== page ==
ChahDresh takes a (non-)controversial stance and brings the math to support it.
You’ve probably noticed, but… there are a LOT of Jumpmasters out there.
I laid it out during my meta-analysis of Worlds, where the globe’s most competitive X-Wing players came to rumble. Out of the 25 Scum players who went 6-3 or better, 16 of them played at least one Jumpmaster, and there were 27 Jumpmasters in total. Every Jumpmaster pilot option made a showing, making the Jumpmaster the inverse of the one-ace wonder.
Let’s put this another way: the Jumpmaster chassis is so good for its points, it almost doesn’t matter what the pilot abilities are—the ship is worth playing regardless. Its cost is too low for the power it buys.
Time to Explain
Let’s buttress that argument with math and non-math factors. First, non-math. The Jumpmaster has been dominating tournaments since the moment of its introduction. It has been nerfed both directly and indirectly ever since:
- the timing chart nerf “incidentally” toned down R4 Agromech because Jumpmasters were using them;
- the Deadeye nerf was specifically aimed at the Jumpmaster;
- Manaroo’s text was nerfed outright.
Yet Jumpmasters are still comfortably the most common ship on the top tables. With every nerf to cards and effects around the Jumpmaster, the clearer it seems that the ship itself is the problem.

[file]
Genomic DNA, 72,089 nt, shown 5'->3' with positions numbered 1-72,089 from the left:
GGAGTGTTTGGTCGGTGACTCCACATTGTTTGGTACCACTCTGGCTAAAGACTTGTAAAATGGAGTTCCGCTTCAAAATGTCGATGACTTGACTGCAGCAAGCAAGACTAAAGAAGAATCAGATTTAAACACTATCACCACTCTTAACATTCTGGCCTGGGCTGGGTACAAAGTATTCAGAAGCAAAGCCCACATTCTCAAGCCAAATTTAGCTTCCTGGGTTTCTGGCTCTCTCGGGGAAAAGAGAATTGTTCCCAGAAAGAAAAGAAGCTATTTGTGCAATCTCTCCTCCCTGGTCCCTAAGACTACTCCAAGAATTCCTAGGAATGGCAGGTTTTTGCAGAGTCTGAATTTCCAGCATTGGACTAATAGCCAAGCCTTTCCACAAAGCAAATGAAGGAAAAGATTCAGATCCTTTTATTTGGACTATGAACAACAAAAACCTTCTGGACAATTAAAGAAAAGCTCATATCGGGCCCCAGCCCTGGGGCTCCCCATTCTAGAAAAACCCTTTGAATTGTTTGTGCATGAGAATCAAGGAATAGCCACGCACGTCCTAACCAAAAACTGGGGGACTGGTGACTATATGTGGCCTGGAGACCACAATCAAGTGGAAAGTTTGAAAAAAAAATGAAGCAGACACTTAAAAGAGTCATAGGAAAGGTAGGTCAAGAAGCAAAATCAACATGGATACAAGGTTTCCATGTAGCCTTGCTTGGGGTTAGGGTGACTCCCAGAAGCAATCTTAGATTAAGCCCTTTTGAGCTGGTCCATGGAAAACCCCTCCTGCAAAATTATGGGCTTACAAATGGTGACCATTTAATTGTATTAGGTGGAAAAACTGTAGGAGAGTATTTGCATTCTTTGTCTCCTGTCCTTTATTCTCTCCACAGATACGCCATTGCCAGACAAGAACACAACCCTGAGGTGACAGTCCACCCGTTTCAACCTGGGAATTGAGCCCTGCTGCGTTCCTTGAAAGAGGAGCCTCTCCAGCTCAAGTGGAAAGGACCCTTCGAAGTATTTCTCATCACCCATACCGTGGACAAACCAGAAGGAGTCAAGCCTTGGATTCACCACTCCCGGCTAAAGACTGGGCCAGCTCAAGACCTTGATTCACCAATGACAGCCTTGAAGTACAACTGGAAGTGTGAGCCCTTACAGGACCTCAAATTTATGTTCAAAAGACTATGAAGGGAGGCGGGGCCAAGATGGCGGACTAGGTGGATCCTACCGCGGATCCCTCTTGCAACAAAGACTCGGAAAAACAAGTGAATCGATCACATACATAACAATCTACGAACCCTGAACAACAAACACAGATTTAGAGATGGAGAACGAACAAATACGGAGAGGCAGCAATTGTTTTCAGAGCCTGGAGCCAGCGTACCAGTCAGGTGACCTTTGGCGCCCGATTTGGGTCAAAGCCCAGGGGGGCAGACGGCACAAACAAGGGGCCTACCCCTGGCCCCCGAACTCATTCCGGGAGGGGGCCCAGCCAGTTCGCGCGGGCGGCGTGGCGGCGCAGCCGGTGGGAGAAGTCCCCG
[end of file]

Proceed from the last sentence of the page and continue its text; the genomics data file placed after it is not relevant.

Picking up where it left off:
Now, math. There’s a reasonably similar ship to the Jumpmaster elsewhere in the game: the YT-2400. Each is a moderately-durable, two-agility, two-attack-turret, large-based ship with lots of upgrade options, an identical action bar, and an expensive title for its true aces. Having that many similarities can help us get a sense of what the Jumpmaster “should” cost.
First, the Wild Space Fringer has one more shield than the Contracted Scout. Shield Upgrade costs 4 points, so that’s a credit to the Fringer… except that FFG doesn’t actually charge ships that rate for its base cost or a B-Wing would be 30 points naked. Essentially, for each point of shield or hull you have, each additional point of shield or hull is slightly less valuable. A Shield Upgrade means a lot less to a B-Wing (12.5% more health) than it would to a TIE Interceptor (33% more health).
But we’ll be generous, and say that’s a three-point credit for the Fringer.